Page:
By far the largest category includes food stamp coupons and SNAP or Temporary Assistance to Needy Families electronic benefit transfer (EBT) cards. The paper food stamp coupons date from the 1980s and celebrate the founding era with depictions such as the Liberty Bell and the signing of the Declaration of Independence. With 1996 welfare reform, SNAP began replacing paper coupons with plastic benefit cards, which function like a debit card. Some states’ cards have minimal design, such as the gold card from Rhode Island. Others convey the heritage of particular states, with New Mexico’s card depicting baskets of chili peppers. Unintentionally, the preponderance of public food assistance materials highlights the greater scope and range of government support in contrast to voluntary efforts.
Even though many of these materials were collected for other reasons, they can all be used to illuminate experiences of hunger and food assistance programs.
As I researched what the museum already had, I wondered why these things were collected and to what purpose. Do these objects build empathy? For whom? Whose experiences do they help us understand? What don’t we have? How do objects already in the museum’s collection help us understand our experience today? Some of these objects were not collected to tell the story of food assistance. Rachel Breck’s embroidery exemplifies the education of girls in the early Republic. While the image helps us understand how Americans idealized charity in the early national period, it obscures their work institutionalizing benevolence in that era: American philanthropists, drawing on ideas from overseas associates, began establishing soup kitchens in the early 1800s. Like the Breck piece, many of the philanthropic objects center the experiences of givers. The apron is a donor premium (or thank you gift) that allows donors to remind themselves of and display for others their concern about hunger. Meanwhile, the T-shirt from the walk to fight hunger honors disabled Vietnam War veteran Bob Wieland’s storied 1986 walk across America. It features an image of a double amputee on a knuckle board and is catalogued as a disability awareness object, not a food charity object. As the T-shirt reveals, objects have multiple meanings and allow us to hear many voices.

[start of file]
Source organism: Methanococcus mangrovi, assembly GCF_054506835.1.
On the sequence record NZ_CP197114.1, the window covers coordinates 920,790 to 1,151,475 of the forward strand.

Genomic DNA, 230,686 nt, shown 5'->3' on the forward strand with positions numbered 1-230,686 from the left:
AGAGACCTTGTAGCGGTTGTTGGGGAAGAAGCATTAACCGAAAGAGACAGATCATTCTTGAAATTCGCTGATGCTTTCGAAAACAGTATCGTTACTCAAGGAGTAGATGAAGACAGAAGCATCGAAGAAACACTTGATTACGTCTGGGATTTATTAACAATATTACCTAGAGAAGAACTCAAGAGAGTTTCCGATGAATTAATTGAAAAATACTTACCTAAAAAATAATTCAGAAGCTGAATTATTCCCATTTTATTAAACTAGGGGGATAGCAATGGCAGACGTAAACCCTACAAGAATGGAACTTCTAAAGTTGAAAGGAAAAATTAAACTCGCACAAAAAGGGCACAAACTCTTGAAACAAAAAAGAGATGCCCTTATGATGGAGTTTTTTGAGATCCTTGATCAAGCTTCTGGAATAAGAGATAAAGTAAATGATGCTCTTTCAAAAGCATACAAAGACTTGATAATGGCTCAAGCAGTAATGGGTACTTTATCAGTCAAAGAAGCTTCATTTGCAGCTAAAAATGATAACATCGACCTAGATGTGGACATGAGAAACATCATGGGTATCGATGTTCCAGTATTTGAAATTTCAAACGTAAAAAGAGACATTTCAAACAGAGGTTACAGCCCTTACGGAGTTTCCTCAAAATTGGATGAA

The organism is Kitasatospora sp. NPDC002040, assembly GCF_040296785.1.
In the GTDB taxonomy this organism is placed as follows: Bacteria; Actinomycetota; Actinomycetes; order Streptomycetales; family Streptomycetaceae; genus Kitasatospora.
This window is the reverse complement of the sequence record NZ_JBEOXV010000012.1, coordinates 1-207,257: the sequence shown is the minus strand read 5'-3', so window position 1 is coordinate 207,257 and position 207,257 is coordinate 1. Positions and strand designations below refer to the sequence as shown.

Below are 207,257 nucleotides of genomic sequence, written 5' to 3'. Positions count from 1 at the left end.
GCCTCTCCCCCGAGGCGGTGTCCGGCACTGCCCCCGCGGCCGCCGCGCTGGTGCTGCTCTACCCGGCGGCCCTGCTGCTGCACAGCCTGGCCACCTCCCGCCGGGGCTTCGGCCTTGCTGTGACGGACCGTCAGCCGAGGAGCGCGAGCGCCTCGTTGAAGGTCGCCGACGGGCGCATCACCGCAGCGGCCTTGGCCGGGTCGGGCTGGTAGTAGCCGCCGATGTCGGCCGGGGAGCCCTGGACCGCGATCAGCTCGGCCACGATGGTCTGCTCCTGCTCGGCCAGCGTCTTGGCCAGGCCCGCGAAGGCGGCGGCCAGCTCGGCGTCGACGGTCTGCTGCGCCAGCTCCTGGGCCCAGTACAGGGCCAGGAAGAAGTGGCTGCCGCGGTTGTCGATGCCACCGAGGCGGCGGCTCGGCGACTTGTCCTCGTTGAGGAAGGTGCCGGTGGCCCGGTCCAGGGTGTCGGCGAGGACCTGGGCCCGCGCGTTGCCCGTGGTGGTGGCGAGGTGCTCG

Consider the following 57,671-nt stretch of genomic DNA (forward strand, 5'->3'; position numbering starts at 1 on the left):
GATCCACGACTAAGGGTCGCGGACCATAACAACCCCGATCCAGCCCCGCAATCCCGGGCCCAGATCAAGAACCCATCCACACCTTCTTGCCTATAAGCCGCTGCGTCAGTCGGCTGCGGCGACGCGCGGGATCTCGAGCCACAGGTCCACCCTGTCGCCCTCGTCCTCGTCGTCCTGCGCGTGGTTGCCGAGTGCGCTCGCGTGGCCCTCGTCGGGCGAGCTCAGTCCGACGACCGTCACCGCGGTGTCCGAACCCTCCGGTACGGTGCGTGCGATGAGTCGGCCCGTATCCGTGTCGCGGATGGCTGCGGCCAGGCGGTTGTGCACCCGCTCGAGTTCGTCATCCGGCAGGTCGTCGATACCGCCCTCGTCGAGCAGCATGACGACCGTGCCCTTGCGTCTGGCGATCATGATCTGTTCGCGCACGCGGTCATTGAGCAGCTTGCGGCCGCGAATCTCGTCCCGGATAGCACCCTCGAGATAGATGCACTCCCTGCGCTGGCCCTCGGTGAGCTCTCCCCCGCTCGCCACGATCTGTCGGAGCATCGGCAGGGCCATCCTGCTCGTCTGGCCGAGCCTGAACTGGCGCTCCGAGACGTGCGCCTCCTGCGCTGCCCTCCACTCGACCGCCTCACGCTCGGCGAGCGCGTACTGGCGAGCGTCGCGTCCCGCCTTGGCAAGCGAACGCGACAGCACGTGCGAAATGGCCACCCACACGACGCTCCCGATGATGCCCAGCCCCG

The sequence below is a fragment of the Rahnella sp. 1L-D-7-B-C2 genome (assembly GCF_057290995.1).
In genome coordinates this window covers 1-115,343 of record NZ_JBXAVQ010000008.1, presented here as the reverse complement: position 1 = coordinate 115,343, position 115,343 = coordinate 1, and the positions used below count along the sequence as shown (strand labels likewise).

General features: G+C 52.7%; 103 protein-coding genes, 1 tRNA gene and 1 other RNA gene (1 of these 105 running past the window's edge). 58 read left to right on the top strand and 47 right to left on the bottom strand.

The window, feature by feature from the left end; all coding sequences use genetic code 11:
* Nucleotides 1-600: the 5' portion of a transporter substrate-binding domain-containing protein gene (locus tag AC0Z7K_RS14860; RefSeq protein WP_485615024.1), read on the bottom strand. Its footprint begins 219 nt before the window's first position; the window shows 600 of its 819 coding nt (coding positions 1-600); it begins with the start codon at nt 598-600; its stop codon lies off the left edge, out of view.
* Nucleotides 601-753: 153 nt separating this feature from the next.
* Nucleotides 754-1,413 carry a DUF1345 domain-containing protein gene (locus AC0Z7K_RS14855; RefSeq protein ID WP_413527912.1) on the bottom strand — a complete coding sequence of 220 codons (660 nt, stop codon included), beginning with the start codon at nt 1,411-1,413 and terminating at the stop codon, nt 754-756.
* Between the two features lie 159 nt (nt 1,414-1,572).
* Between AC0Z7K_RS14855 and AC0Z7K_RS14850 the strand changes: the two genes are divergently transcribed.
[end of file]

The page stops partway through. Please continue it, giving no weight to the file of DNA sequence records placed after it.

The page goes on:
We work to recognize the multiplicity of perspectives as we catalog our holdings. Thus, even though many of these materials were collected for other reasons, they can all be used to illuminate experiences of hunger and food assistance programs. These objects, however, don’t originate with people in need.
As I begin to collect items rooted in the perspectives of the people experiencing hunger or other forms of need during COVID-19, I am guided by respect for how people craft survival strategies in hard times and an awareness that I must win their trust. The objects that tell their stories are likely to be personal and powerful. I am currently working with colleagues on the early stages of a collecting initiative focused on the staff and patients of Mary’s Center, a community health center serving predominantly Latinx communities in the Washington, DC, area. The center connects clients with food assistance resources and may provide an entry point for exploring hunger from the vantage point of those experiencing it. From soup kitchens to “backdoor begging” to drive-through food banks, Americans have sought food aid in changing ways as hunger has endured and grown in 2020 and 2021. Telling their stories doesn’t relieve hunger, but, with humility, I hope it helps us recognize the lives of those who have experienced it.
Amanda B. Moniz is the David M. Rubenstein Curator of Philanthropy at the Smithsonian Institution’s National Museum of American History. Her book, From Empire to Humanity: The American Revolution and the Origins of Humanitarianism (Oxford Univ. Press, 2016), received the inaugural Peter Dobkin Hall History of Philanthropy Prize.